Moandji Ezana


Object-XML Mapping in Spring 3.0: when indirection gets out of hand

how many layers?

Meet the Object/XML mapping support in Spring is an introduction to the Marshaller and Unmarshaller interfaces that have been rolled into Spring 3.0 from Spring WS.

In summary:

  1. Application code uses the two interfaces and delegates the object-to-XML-and-back (or OXM) work to them.
  2. The application context is configured to use Spring’s wrapper around an OXM framework.
  3. The wrapper is injected into the bean.
  4. The OXM framework also needs to be added to the classpath and configured.

To me, there are two levels of indirection too many here, already. Add another level if the application wraps this up in an XmlService interface and corresponding implementation.

Furthermore, it turns out that the abstraction is leaky! From the Spring WS docs:

Although the marshal method accepts a plain object as its first parameter, most Marshaller implementations cannot handle arbitrary objects. Instead, an object class must be mapped in a mapping file, registered with the marshaller, or have a common base class. Refer to the further sections in this chapter to determine how your O/X technology of choice manages this.

Despite all that indirection, you still need to know which OXM is being used. If you have to know what you’re using, why not work more directly with the OXM and avoid the abstraction theater?

I would go so far as to argue that, not only is the indirection not buying you anything, it’s probably going to end up costing you, by making the application’s wiring more difficult to understand and maintain.

I’ve been working with Guice of late. Its focus on programmatic configuration encourages you to “touch” 3rd-party APIs directly. This feels lean and natural compared to Spring’s often unnecessary infinite indirection.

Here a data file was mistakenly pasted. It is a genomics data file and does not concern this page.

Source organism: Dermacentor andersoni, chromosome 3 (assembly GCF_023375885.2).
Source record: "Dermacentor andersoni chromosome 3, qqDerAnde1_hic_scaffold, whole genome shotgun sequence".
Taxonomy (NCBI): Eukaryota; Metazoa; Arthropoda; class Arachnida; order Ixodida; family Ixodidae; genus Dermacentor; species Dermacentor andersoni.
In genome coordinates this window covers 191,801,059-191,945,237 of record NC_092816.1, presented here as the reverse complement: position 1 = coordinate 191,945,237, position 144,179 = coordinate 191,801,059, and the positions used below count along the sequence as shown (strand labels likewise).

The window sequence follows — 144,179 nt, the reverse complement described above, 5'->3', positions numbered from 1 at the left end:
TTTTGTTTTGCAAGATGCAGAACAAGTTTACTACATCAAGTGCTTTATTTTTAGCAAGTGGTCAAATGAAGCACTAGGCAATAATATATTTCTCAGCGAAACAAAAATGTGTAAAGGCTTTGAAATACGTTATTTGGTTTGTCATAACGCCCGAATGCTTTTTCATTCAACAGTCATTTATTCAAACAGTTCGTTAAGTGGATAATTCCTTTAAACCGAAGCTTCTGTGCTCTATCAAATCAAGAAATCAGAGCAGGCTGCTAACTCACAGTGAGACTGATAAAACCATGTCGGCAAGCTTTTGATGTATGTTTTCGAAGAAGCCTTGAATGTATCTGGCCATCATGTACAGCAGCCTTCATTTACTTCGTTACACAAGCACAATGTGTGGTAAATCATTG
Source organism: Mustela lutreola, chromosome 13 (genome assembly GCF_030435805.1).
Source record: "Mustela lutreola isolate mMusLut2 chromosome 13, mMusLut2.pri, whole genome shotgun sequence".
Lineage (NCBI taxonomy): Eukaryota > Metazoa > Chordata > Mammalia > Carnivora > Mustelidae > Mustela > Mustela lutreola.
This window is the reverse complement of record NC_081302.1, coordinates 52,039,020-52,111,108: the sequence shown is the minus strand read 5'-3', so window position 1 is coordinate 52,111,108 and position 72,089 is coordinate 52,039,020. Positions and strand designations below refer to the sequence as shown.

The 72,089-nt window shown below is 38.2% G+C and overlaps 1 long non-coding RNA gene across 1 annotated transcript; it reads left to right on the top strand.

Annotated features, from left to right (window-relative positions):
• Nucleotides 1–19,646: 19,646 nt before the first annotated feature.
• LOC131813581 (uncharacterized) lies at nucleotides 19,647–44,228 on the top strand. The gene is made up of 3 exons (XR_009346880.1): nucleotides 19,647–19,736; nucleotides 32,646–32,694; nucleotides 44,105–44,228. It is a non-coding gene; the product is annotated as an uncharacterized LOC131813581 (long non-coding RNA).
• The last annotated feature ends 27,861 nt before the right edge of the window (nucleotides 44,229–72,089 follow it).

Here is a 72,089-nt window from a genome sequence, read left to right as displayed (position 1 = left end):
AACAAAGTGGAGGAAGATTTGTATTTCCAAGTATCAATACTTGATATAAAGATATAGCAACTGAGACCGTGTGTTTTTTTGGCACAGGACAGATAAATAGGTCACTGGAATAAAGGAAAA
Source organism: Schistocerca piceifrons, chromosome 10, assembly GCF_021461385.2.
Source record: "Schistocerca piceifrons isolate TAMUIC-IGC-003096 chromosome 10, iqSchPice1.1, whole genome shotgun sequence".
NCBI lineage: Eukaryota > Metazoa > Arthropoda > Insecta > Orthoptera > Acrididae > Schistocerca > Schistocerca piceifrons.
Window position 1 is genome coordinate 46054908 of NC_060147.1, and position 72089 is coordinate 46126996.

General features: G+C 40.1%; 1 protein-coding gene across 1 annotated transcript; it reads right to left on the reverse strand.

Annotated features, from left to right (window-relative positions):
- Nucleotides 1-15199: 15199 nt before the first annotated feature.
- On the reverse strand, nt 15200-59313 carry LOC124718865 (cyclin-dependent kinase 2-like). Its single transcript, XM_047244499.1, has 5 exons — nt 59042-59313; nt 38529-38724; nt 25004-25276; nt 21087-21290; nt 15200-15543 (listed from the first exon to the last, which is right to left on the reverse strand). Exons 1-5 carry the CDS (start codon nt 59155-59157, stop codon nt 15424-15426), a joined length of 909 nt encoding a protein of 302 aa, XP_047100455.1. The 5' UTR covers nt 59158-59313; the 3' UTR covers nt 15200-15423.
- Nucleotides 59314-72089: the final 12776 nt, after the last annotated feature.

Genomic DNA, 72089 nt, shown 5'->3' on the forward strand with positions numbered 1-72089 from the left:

Apply DAO design to XML and you’ll find that a few simple methods are enough to decouple you from your OXM in the same way a DAO decouples your from your ORM. For example:

void save(Object entity) // serialises to XML
<T> T get(Class<T> myClass, String xml) /* converts from XML to object of type T. Replace String with File or InputStream as needed */

Even if for some bizarre reason you need two OXM frameworks at the same time, the XML DAO should be injected with both OXM classes and decide which one to use based on the class of the object passed into the save() method.

To be really fancy, apply the Interface Segregation Principle (PDF): have the XML DAO implement two interfaces and let clients choose the one they're interested in. These might be drawn from the problem domain (UserXmlDao, ArticleXmlDao) or the solution domain (CastorXmlDao, JaxbXmlDao) [1].

In conclusion: indirection has advantages, but it also has a cost. Using it indiscriminately for trivial things leads to accidental complexity and confusion through over-engineering.

[1] See Tim Ottinger’s paper on variable naming for the concept of problem and solution domains